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Day to Night: how to blend multiple images

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Claire Gillo shares the work of iconic day to night photographer Stephen Wilkes and reveals how to try it yourself on a budget scale

Time and photography go hand in hand. A photograph is a moment of time captured at a split second or a number of seconds/minutes/hours depending on the shutter speed. While modern cameras can capture some amazing results in just one frame, if you want to capture a long passing of time (i.e. the turning from day to night) then it’s best to shoot multiple frames and then blend them together.

That is a basic outline of what Stephen Wilkes has done for his latest book Day to Night . Wilkes spent many years shooting iconic locations such as the African Serengeti, Times Square in New York City, Trafalgar Square in London and the Eiffel Tower in Paris to name just a few. In a TED talk on YouTube Wilkes reveals that he captured these places for long periods of time and then blended the images together for a flawless composition. For many of his composites Wilkes would shoot more than 1,500 exposures (even up to 2,000 images for some) from the same fixed angle. The durations of his shoots would last anywhere from 15 to 30 hours, and then at the post-production stage he painstakingly edited the final frames together, often over a period of several months. When you look closely at his city scenes you can see the same person/people in different places throughout the day, and even details such as their shadows move as the light changes. These small touches really add to the final effect.

If you’re thinking of doing something similar and to the same high degree, then this type of project requires much patience and technical expertise not only at the shooting stage, but also in the planning. In fact Wilkes waited more than two years to gain permission to photograph Pope Francis celebrating Easter Mass at the Vatican, and in 2013, he was lucky enough to capture the presidential inauguration of Barack Obama. He reveals in the TED talk, ‘ Day to Night is a compilation about all the things I love about the medium of photography. It’s about landscape; it’s about street photography, colour, architecture, perspective, scale and history. When you spend 15 hours looking at a place you’re going to see things a little more differently than if you just walk up to something and take a picture.’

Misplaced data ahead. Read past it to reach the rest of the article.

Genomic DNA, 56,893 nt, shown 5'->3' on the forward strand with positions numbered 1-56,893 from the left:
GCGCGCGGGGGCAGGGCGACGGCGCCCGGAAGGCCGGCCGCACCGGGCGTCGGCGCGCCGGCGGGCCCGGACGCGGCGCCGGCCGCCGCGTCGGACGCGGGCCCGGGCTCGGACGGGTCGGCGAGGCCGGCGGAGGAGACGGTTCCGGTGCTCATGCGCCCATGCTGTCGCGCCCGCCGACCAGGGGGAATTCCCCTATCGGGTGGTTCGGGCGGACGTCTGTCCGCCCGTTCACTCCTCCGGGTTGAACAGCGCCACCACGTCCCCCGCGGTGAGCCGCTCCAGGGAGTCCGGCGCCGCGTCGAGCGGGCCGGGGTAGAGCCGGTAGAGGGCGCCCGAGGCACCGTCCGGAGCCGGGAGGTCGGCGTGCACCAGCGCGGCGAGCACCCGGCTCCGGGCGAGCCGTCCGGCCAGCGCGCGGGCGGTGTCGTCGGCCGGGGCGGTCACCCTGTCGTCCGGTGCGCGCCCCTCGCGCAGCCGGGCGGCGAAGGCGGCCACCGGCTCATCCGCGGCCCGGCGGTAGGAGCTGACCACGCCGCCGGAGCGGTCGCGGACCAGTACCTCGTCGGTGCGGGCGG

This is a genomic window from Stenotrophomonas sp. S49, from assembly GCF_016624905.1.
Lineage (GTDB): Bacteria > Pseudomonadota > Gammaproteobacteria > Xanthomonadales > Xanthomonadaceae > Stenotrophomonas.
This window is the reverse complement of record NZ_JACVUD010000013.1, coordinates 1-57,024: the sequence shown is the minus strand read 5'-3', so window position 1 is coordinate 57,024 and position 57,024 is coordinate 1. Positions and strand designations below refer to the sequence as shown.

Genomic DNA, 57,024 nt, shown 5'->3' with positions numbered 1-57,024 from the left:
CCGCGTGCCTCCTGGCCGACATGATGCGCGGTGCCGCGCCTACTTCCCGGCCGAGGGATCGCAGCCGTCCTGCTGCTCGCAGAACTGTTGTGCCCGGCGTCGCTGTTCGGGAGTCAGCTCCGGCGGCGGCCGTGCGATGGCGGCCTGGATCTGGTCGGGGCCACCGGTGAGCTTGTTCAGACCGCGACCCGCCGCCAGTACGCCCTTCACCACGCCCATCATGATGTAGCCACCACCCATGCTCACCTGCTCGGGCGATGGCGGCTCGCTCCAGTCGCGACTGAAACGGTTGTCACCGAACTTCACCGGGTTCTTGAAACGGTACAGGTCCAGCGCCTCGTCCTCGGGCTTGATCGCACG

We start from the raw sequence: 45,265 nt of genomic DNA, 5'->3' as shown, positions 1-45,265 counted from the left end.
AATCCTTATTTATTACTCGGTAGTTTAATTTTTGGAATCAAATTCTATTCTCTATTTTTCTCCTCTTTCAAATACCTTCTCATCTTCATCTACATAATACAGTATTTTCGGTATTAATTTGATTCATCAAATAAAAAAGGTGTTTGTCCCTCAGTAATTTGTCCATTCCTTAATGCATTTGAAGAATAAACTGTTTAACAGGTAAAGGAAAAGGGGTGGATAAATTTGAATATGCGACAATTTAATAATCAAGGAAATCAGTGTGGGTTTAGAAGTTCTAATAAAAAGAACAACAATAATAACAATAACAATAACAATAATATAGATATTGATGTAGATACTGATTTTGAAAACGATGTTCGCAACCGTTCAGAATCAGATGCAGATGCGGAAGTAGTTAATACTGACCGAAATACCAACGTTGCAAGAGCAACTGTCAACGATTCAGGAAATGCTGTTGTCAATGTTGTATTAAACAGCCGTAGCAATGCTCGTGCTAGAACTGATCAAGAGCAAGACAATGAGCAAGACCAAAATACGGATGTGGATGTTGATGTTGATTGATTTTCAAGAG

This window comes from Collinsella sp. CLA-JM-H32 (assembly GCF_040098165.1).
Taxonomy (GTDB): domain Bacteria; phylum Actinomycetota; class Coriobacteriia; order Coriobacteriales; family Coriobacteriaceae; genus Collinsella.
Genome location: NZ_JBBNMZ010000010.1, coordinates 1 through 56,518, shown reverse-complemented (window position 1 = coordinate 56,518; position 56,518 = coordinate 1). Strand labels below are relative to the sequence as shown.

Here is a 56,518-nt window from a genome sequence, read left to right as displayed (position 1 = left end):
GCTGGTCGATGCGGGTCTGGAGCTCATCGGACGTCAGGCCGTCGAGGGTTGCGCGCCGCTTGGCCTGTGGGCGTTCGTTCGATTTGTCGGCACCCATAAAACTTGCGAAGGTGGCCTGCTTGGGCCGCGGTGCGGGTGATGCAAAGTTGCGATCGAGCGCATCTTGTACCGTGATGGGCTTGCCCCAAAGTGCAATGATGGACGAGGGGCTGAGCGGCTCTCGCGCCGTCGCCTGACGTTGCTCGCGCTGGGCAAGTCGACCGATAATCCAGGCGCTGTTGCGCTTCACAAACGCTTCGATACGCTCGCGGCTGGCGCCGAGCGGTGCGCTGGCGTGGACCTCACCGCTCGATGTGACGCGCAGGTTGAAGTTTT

Try it yourself

Wilkes shoots on the digital equivalent of an 8×10 camera. For many of us, having access to such a high-end kit isn’t an option, but don’t let that put you off. It is still possible to use standard kit and capture the same idea (just with a bit less resolution!). If you want to try this yourself then a sturdy tripod is an essential piece of kit for keeping your camera still in one place.

Wilkes shoots most of his composites from a high vantage point on a cherry picker, which for the majority of us is unlikely expenditure! Although being up high is an advantage it is not essential, and the main element to focus on when setting up your shot is getting a good composition. You want to find a strong angle that reveals interesting elements whatever the time of day. We set up our composition on the beach at Slapton Sands in Devon and captured the people moving around from day to night. To find out how, follow our simple steps.

Shooting and editing a day to night

Although we didn’t come anywhere close to capturing 1,500 frames for our final result we still got a great result! Here’s how we did it

For our day to night interpretation we took a slightly different approach to Stephen Wilkes and used a ghosting effect to blend our images together. This meant that some of our figures overlapped. Whilst we don’t deny the technical expertise it took for Wilkes to complete his amazing day to night images and fully appreciate the amount of time he put in at the editing stage, we think ours is still a great result if you want to try this technique as a day project and have limited resources.

1. Composition

When the sun is still high in the sky set your camera up on a tripod. Once you’re happy with your composition lock it down securely into position. At this point you want to focus about a third of the way into your frame and check the focus is sharp. Once happy, switch the focus setting to the manual setting to lock it in place.

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